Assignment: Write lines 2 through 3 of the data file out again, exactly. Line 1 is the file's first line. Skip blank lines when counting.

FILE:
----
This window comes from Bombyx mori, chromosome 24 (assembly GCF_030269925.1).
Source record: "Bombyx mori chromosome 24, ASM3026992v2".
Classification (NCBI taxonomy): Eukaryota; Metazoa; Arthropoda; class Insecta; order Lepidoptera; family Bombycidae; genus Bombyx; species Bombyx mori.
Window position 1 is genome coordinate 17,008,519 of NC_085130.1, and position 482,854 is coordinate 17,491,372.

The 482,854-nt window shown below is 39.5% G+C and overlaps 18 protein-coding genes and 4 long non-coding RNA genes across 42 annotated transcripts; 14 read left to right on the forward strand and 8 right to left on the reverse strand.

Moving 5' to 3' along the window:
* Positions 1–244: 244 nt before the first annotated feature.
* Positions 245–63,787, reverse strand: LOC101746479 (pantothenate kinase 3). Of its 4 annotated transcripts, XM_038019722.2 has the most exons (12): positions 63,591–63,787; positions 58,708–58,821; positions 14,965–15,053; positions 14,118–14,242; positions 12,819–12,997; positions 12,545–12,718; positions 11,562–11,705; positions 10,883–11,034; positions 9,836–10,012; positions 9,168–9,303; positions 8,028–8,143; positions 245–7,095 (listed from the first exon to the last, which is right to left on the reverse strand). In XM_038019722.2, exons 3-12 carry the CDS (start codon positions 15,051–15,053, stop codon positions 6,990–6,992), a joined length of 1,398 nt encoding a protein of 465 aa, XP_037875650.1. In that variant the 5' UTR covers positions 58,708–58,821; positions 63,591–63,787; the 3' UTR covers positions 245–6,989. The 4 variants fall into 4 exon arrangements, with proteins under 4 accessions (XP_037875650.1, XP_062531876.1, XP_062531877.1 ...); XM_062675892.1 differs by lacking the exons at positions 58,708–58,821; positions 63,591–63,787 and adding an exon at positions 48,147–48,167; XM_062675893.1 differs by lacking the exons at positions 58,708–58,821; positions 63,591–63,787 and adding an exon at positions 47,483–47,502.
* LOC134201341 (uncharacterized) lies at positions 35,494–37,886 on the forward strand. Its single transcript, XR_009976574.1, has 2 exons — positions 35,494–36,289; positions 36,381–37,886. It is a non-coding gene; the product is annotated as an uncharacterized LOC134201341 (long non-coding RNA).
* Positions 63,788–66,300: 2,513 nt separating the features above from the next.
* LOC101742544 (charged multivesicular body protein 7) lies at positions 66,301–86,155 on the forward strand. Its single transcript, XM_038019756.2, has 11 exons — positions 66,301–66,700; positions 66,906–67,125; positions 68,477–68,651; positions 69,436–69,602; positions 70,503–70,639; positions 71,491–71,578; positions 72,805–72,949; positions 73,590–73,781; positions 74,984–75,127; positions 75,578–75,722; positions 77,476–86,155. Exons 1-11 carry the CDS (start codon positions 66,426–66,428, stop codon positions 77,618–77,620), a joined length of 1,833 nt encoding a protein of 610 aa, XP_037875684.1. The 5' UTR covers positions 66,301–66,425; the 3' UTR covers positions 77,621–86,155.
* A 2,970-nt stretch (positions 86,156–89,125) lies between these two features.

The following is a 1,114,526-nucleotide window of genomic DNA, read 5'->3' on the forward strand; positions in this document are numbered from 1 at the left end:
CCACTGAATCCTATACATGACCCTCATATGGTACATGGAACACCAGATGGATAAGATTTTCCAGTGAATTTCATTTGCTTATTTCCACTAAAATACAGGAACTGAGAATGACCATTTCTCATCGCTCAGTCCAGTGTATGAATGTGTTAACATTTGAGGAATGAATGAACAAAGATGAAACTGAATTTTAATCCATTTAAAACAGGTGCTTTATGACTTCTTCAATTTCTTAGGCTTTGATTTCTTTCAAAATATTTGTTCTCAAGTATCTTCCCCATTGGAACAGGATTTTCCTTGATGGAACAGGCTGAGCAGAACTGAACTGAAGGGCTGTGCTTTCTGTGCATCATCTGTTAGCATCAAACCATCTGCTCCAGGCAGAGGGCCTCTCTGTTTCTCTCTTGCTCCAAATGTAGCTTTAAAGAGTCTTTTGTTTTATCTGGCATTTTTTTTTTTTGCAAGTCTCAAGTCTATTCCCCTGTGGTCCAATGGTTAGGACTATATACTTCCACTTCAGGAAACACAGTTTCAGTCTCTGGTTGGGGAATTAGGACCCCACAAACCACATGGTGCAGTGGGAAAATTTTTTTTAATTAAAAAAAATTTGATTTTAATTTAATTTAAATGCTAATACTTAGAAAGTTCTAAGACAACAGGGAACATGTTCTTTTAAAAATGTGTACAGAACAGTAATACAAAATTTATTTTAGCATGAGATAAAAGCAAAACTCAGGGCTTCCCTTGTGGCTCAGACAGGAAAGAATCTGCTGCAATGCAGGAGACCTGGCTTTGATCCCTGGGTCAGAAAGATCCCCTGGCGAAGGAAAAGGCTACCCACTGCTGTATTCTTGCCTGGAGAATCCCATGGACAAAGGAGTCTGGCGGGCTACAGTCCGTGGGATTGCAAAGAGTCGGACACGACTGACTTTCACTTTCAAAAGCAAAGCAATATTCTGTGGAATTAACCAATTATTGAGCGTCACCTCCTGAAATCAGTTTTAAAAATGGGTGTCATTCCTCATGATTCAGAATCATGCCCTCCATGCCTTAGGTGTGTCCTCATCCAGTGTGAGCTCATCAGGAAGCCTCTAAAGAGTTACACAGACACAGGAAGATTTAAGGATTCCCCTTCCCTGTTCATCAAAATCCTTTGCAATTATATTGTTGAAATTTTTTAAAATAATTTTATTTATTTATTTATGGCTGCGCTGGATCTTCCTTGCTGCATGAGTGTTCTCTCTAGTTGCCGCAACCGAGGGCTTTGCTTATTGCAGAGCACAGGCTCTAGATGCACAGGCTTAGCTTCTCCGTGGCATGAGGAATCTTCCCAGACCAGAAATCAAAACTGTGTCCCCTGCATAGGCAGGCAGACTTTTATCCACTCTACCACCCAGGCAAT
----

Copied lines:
Source record: "Bombyx mori chromosome 24, ASM3026992v2".
Classification (NCBI taxonomy): Eukaryota; Metazoa; Arthropoda; class Insecta; order Lepidoptera; family Bombycidae; genus Bombyx; species Bombyx mori.